Hospitality is the gift of a mirror

by Anton Flores-Maisonet

I have a hypothesis: the more “Black Lives Matter” signs there are in a neighborhood, the more black residents have been displaced from that very neighborhood by gentrification. When I feel snarky, I’m prone to think I should create a sign that says “Gentrification: Black Lives Scatter.”

Hospitality is a spiritual practice that reveals what our hearts believe.

Hospitality is a spiritual practice that reveals what our hearts believe. The problem is we often wear culturally-prescribed blinders. Bigots who love Jesus don’t see their own racism and don’t see Jesus in those they despise. Conversely, many progressives excel at intellectualizing their ideals but live segregated and siloed lives that often only intersect with a diversity that is often just as educated as they are. And then there’s a third group – compassionate do-gooders whose acts of white saviorism can keep them from the deep work of critical reflection on systems of oppression and the unearned privilege that accompanies their good intentions. 

Welcoming asylum seekers is the gift of a mirror for me. It reflects what I truly believe about those often trampled by a world of disparity and injustice. I have to confront my First World privilege. I must listen past my prejudices, validate my guests’ reality and resilience, and realize that I am a humble witness to predominantly Black and Brown folks nonviolently asserting their God-given dignity and demanding reparations via migration. 

Hospitality also unveils what we believe about God.

Not only does hospitality help us reveal what we truly believe about others, but hospitality also unveils what we believe about God.

Joaquin sports a Georgia State Univerity t-shirt. Ironically, DACAmented and undocumented scholars are still ineligible to apply to this university.

I recently broke bread with a guest named “Joaquín.” We had gone to a restaurant that served food from Joaquín’s home country, and at this welcome table, Joaquín opened his heart and shared the tragic news of his father’s recent murder. Out of fear for his life, Joaquín fled to the United States. However, because he could not afford to bring his children, his young adult daughter now cares for her teenage brother – alone.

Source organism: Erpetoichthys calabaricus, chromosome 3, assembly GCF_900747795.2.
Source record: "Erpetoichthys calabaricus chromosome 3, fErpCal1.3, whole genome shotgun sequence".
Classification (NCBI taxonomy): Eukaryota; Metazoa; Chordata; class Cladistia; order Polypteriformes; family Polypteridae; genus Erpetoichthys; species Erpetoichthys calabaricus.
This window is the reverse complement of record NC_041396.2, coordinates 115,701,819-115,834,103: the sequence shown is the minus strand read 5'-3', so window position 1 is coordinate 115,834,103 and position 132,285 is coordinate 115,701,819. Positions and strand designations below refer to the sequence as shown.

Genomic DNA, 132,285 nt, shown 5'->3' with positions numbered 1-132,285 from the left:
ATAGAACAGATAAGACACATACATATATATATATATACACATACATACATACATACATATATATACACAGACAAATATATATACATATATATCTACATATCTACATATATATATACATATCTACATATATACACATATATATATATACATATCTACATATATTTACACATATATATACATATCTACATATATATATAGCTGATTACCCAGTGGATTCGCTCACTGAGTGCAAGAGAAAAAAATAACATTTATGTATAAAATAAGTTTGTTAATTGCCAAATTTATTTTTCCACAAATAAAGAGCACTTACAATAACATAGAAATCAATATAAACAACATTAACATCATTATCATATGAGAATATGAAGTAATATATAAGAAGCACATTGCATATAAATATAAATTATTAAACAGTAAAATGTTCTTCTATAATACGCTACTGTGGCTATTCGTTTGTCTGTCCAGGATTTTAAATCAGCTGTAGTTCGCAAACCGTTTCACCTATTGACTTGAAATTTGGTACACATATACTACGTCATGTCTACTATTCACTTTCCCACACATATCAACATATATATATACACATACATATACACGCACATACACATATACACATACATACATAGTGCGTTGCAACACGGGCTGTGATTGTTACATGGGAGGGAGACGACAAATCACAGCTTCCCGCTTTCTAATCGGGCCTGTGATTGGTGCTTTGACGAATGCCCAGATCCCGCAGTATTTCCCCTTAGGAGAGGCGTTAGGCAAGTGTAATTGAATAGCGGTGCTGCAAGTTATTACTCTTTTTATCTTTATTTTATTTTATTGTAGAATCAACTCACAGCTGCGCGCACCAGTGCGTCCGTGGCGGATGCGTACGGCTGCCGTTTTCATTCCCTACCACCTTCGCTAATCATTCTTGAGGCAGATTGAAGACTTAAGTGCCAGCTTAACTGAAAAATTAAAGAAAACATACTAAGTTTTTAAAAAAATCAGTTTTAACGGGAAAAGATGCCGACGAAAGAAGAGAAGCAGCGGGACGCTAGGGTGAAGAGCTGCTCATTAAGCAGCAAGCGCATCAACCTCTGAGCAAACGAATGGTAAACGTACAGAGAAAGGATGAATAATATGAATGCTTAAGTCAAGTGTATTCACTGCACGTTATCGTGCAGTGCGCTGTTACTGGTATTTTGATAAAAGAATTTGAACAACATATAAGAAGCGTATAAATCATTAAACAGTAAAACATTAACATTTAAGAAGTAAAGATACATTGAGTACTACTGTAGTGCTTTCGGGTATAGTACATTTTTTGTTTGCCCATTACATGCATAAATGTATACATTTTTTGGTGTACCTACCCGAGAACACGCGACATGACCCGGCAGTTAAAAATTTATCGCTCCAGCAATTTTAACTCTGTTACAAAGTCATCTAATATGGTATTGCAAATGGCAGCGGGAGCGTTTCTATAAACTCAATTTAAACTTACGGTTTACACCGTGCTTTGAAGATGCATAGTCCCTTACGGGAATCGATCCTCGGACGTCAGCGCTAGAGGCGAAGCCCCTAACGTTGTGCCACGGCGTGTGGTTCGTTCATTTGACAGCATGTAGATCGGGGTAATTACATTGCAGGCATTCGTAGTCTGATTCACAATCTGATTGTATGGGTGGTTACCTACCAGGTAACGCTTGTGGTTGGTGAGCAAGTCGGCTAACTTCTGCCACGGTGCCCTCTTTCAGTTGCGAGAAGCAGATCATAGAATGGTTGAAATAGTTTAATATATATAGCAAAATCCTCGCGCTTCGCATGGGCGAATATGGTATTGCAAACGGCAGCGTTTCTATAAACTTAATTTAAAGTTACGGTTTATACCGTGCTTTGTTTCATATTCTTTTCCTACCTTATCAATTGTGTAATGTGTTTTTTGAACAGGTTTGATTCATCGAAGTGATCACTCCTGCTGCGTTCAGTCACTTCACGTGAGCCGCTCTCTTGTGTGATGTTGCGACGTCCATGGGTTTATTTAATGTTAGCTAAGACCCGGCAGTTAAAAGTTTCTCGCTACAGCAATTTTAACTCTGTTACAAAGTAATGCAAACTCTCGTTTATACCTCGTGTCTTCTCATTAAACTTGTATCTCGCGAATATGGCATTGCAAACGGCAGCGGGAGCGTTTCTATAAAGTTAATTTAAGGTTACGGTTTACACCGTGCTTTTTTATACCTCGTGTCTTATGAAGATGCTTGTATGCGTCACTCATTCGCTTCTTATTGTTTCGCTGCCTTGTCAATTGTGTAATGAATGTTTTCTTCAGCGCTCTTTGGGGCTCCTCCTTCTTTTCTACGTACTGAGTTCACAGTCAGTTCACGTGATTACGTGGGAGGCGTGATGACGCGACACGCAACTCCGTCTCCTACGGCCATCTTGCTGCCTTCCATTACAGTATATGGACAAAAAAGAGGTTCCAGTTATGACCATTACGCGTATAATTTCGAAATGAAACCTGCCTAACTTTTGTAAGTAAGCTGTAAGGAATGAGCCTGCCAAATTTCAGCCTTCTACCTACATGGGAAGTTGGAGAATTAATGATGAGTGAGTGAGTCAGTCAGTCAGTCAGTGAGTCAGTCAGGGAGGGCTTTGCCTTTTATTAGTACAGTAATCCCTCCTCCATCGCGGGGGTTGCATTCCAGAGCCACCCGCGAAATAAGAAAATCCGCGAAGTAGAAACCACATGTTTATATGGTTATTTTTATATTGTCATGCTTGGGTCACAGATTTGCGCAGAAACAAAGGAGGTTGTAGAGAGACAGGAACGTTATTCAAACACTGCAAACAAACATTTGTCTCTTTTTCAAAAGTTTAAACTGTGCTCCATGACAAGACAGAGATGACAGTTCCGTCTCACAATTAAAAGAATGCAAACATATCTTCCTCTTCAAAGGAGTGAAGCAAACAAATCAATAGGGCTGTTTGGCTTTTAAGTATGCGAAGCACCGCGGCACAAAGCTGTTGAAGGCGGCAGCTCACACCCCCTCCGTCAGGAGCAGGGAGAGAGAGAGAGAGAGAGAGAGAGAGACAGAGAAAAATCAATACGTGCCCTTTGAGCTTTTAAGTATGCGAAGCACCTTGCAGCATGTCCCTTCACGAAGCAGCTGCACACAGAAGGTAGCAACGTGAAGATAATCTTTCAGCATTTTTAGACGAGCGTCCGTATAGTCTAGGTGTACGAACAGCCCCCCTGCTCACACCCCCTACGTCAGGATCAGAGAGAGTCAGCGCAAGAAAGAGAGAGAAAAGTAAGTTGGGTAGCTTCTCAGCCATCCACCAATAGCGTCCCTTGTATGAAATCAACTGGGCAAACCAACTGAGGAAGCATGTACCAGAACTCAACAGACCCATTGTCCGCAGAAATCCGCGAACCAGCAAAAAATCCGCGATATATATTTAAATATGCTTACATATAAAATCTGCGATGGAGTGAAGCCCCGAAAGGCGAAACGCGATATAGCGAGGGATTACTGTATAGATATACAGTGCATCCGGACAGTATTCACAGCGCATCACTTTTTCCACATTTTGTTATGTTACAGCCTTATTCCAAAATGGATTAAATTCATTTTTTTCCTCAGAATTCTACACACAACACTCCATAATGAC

As Joaquín savored a taste of home, he expressed a potpourri of grief, gratitude, and a tinge of guilt. Joaquín was confident God was guiding him against all odds. Joaquín described his liberation from immigration detention as a psalmist who lauds God’s divine intervention would do. “A thousand may be deported at your side and ten thousand at your right hand, but it shall not come near you.”

But Joaquín deeply misses his children. He feels an urgency to repay the debts of his journey and also needs to send remittances to his kids. He feels guilt over leaving his children back in a place that he both loves and now fears, but he can only hope that the mighty hand of God will continue to uphold them all. In that moment of vulnerability, I can only offer my wholehearted presence and hold Joaquín in the Light and pray, “Joaquín, God holds all of you – your children, your hopes, and even your fears, for you are God’s beloved.”

Photograph of “person looking into a mirror” by An Min. CC0 Public Domain

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